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The First Marian Dogma: Mary as Theotokos, the “God Bearer”

“Mary is the supreme masterpiece of Almighty God and he has reserved the knowledge and possession of her for himself. She is the glorious Mother of God the Son who chose to humble and conceal her during her lifetime in order to foster her humility. He called her “Woman” as if she were a stranger, although in his heart he esteemed and loved her above all men and angels. Mary is the sealed fountain and the faithful spouse of the Holy Spirit where only he may enter. She is the sanctuary and resting-place of the Blessed Trinity where God dwells in greater and more divine splendour than anywhere else in the universe, not excluding his dwelling above the cherubim and seraphim. No creature, however pure, may enter there without being specially privileged.” -Saint Louis Marie de Montfort, True Devotion, #5
The first, and most important, of the Marian Dogmas is that of Mary’s Divine Maternity.

When one becomes very devoted to our Lady it is easy to become lost in all the wonderful glories and mysteries of our Lady.  We exalt her Immaculate Conception and hail her as Queen of Heaven and Earth, and indeed we do rightly, but we cannot forget her greatest title is not the Immaculata, Queen, Virgin, Ark of the New Covenant, Destroyer of Heresies, or even Co-redemptrix but rather it is her title of Theotokos, which is a Greek word meaning “God bearer” or Mother of God.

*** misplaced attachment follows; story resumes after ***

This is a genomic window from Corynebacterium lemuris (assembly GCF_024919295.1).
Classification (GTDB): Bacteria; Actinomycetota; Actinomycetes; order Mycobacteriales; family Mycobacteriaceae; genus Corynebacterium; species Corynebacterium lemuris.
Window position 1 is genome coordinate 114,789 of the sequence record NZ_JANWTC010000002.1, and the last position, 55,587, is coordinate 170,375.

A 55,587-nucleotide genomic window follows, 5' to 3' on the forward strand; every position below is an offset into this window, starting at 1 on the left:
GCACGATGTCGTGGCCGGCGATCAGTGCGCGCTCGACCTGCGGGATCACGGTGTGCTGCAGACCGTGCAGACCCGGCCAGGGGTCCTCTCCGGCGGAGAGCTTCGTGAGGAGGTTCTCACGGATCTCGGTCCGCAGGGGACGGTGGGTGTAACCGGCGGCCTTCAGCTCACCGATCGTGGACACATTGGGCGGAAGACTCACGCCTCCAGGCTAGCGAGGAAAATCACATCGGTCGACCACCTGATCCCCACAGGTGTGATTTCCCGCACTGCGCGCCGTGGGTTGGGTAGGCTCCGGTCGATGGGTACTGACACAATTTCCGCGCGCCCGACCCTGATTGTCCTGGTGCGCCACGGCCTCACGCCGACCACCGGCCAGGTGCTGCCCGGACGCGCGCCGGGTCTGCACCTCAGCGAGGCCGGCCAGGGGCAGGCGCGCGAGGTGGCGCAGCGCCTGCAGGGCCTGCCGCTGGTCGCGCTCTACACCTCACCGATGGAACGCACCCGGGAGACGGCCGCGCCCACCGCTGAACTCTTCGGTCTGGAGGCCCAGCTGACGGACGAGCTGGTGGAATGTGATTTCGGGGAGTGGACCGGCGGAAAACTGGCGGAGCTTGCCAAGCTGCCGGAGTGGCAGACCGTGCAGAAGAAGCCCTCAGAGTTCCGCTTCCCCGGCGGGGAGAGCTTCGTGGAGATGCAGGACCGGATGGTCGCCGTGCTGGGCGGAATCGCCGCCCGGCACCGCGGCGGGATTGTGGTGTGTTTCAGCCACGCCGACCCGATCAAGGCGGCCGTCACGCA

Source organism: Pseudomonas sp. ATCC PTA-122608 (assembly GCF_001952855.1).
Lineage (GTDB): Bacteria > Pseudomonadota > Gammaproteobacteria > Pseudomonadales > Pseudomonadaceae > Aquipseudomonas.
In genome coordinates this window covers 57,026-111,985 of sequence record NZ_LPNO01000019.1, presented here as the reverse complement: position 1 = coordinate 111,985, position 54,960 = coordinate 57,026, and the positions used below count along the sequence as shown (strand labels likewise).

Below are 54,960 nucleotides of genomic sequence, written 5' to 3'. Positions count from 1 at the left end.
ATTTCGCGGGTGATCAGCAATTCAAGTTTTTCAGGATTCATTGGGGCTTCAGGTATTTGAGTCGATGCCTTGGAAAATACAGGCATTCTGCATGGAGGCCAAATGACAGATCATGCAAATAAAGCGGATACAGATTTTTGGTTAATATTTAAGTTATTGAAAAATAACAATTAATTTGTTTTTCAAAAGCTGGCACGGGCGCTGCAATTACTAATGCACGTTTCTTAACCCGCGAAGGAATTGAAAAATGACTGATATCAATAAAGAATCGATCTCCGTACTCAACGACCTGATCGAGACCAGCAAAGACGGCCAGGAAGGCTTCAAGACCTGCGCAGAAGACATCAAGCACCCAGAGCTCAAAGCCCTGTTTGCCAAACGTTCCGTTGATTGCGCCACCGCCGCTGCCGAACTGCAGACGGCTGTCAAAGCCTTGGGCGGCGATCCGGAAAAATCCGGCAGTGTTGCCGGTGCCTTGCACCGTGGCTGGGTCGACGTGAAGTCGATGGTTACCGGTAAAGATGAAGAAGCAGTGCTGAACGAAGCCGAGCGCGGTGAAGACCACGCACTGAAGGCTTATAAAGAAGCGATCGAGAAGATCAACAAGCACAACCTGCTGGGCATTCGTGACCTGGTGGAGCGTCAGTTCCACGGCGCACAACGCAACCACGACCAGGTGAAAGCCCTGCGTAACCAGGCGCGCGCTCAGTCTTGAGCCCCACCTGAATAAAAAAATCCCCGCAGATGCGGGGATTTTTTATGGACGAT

It is the Divine Maternity that is the greatest gift and grace of our Lady and from which all others flow.  It is a grace so great and awesome that it could not have been merited, for to have done so would be to have merited the Incarnation.  It is because our Lady was to be the Mother of God that she was immaculately conceived, never sinned (not even indeliberate venial sin), remained ever a virgin, was the perfect co-operator with our Lord in his work of salvation, and finally was assumed into Heaven body and soul at the end of her earthly life and there to reign is Queen for all eternity.

This is a point that many do not understand, but which is clearly elucidated in the great work by the last great Thomistic Theologian: The Mother of the Saviour and our Interior Lives, by the late Rev. Father Reginald Garrigou-Lagrange, O.P.:

“The two truths which stand out like mountain peaks in the chain of revelation concerning Our Blessed Lady, and around which cluster all other truths we hold about her, are her divine maternity and her fullness of grace, both of which are affirmed in the Gospels and in the Councils of the Church.”